Should Sulu Be Gay?

Yes, it’s another Star Trek post.

John Cho as Sulu

John Cho as Sulu

As you may or may not have heard, both regular and social media have been abuzz lately about the sexual preference of a certain, well-known Star Trek character. Specifically, last week the actor (John Cho) who plays Lt. Hikaru Sulu in the current Star Trek films announced that the upcoming Star Trek Beyond will reveal that the character is gay. However, Cho said the idea was “not to make a big thing out of it,” so a scene was written in which “Sulu is pictured with a male spouse raising their infant child.” I’m not sure if this means there is a photo/hologram of them together or a live scene.

Personally, I am socially conservative and not pushing or looking forward to any LGBT+ characters in Star Trek movies or the new TV series (which Bryan Fuller has already indicated would be the case). But, given the current “climate” and the influence of the LGBT lobby, I know it is inevitable. Assuming there is good characterization and a minimum of, er, physicality — this is a family-friendly franchise, after all –, I can deal with it.

The move was supposed to be in line with creator Gene Roddenberry’s “progressive” leanings, as often reflected in Star Trek TOS & TNG plots, as well as a tribute to the original Sulu actor, George Takei, who came out back in 2005 and is known as an LGBT+ activist. But — surprise, surprise! — Takei, while appreciating the spirit in which it was done, publicly decried the decision as being misguided. As he was quoted in The Hollywood Reporter,

“I’m delighted that there’s a gay character. Unfortunately, it’s a twisting of Gene’s creation, to which he put in so much thought. I think it’s really unfortunate.”

The actor knew that co-writer/”Scotty” Simon Pegg and director Justin Lin were talking about having an LGBT character, probably Sulu. Takei had said he would like to see a new LGBT character in the film. “Honor [Roddenberry] and create a new character. I urged them.” He thought they were in agreement; he was mistaken.

Not surprisingly, Pegg “respectfully disagree[s]” with Takei’s position and defended his choice in The Guardian.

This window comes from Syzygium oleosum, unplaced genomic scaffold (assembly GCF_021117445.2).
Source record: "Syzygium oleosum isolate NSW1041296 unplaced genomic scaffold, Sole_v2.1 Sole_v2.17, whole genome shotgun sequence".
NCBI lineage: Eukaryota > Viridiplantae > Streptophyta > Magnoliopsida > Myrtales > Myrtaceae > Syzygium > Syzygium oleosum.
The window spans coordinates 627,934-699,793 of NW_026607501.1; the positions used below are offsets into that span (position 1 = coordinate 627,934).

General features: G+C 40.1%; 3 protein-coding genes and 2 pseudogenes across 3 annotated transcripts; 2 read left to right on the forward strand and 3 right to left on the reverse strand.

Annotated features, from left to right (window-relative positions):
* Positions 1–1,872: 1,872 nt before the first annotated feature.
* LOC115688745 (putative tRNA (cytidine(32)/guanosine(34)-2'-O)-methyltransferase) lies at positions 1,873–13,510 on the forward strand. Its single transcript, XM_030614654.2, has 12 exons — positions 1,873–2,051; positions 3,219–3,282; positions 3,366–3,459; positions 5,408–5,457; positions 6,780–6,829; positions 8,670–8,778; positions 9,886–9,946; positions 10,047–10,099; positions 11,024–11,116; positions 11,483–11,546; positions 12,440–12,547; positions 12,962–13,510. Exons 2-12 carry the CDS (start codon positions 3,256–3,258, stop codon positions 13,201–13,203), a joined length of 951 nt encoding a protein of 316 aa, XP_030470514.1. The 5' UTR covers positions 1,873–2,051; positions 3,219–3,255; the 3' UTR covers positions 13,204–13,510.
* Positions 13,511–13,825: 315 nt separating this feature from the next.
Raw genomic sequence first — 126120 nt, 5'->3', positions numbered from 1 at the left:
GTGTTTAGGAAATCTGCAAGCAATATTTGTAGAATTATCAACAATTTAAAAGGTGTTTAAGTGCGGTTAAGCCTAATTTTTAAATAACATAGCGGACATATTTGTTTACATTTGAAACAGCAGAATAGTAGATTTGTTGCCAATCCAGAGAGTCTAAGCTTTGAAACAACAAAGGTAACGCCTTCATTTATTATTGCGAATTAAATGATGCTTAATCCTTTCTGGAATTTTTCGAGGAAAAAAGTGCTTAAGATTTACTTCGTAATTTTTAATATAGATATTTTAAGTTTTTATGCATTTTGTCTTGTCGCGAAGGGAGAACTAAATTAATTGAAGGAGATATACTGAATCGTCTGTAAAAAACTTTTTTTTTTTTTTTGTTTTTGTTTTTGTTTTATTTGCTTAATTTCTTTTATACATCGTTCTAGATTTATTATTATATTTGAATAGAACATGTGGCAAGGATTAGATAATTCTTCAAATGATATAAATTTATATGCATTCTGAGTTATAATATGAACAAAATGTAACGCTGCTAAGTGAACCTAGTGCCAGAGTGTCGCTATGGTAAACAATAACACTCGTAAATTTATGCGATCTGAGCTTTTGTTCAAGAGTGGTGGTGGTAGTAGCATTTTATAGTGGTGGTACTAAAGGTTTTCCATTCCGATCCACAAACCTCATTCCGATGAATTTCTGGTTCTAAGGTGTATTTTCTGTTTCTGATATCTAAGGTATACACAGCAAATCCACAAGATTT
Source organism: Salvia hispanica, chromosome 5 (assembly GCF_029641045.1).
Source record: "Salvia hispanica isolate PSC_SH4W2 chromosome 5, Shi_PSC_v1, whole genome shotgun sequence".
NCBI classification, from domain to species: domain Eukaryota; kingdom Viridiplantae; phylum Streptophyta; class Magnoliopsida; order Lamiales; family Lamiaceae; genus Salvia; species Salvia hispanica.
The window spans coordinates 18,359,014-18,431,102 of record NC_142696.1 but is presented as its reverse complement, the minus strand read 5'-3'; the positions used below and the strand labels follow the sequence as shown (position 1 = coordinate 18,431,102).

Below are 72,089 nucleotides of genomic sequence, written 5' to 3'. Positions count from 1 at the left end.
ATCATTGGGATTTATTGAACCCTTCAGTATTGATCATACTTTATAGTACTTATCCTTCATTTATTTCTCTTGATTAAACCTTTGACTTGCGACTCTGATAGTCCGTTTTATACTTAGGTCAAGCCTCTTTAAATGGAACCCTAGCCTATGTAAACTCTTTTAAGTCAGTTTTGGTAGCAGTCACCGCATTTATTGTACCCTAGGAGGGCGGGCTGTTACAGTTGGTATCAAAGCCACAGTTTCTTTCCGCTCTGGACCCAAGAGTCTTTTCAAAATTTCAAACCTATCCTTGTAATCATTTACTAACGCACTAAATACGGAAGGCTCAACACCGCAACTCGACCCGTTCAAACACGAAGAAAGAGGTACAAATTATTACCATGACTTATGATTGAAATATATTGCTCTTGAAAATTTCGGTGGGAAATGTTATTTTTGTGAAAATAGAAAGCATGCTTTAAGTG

“We could have introduced a new gay character, but he or she would have been primarily defined by their sexuality, seen as the ‘gay character,’ rather than simply for who they are, and isn’t that tokenism? …[We] loved the idea of it being someone we already knew because the audience have a pre-existing opinion of that character as a human being, unaffected by any prejudice. Their sexual orientation is just one of many personal aspects, not the defining characteristic.”

Zachary Quinto, the current Spock, is also quite disappointed with Takei….

“As a member of the LGBT community myself, I was disappointed by the fact that George was disappointed. I get it that he has had his own personal journey and has his own personal relationship with this character, but… as we established in the first Star Trek film in 2009, we’ve created an alternate universe.”

George Takei

George Takei

I can see where Pegg and Quinto are coming from, especially with the added factor that the current films take place in the “Kelvin timeline”. But… Takei gets it. As I have been saying regarding reboots and adaptations of longstanding characters, respect the source material. That includes keeping a character — or, at least, a primary one — true as much as possible (at least, regarding major traits) to its original envisioning by the creator. Even if the creator is OK with some changes, respect the longtime fans. (Hear that, Lee Child?!) If you want a cool character to be a different race, religion, body type, personality, sexual preference, etc., then create one. Leave the established characters alone! Or, as Takei put it regarding this particular, iconic character,

“Be imaginative and create a character who has a history of being gay, rather than Sulu, who had been straight all this time, suddenly being revealed as being closeted.”

You tell ’em, George!



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